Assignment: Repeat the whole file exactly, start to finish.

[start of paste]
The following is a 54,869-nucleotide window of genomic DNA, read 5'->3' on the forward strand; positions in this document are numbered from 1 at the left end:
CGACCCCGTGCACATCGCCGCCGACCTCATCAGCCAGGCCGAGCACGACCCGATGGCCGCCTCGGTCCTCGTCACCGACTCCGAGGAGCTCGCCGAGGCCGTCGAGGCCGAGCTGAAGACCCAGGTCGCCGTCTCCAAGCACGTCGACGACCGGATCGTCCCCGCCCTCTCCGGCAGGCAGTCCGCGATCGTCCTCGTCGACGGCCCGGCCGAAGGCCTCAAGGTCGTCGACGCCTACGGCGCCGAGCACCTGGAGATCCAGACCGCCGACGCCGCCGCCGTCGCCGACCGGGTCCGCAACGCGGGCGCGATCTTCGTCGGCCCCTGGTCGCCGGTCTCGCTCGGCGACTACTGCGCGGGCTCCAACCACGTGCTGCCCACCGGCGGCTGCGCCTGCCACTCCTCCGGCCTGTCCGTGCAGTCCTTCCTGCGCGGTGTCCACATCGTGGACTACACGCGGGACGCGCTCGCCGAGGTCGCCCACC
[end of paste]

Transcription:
The following is a 54,869-nucleotide window of genomic DNA, read 5'->3' on the forward strand; positions in this document are numbered from 1 at the left end:
CGACCCCGTGCACATCGCCGCCGACCTCATCAGCCAGGCCGAGCACGACCCGATGGCCGCCTCGGTCCTCGTCACCGACTCCGAGGAGCTCGCCGAGGCCGTCGAGGCCGAGCTGAAGACCCAGGTCGCCGTCTCCAAGCACGTCGACGACCGGATCGTCCCCGCCCTCTCCGGCAGGCAGTCCGCGATCGTCCTCGTCGACGGCCCGGCCGAAGGCCTCAAGGTCGTCGACGCCTACGGCGCCGAGCACCTGGAGATCCAGACCGCCGACGCCGCCGCCGTCGCCGACCGGGTCCGCAACGCGGGCGCGATCTTCGTCGGCCCCTGGTCGCCGGTCTCGCTCGGCGACTACTGCGCGGGCTCCAACCACGTGCTGCCCACCGGCGGCTGCGCCTGCCACTCCTCCGGCCTGTCCGTGCAGTCCTTCCTGCGCGGTGTCCACATCGTGGACTACACGCGGGACGCGCTCGCCGAGGTCGCCCACC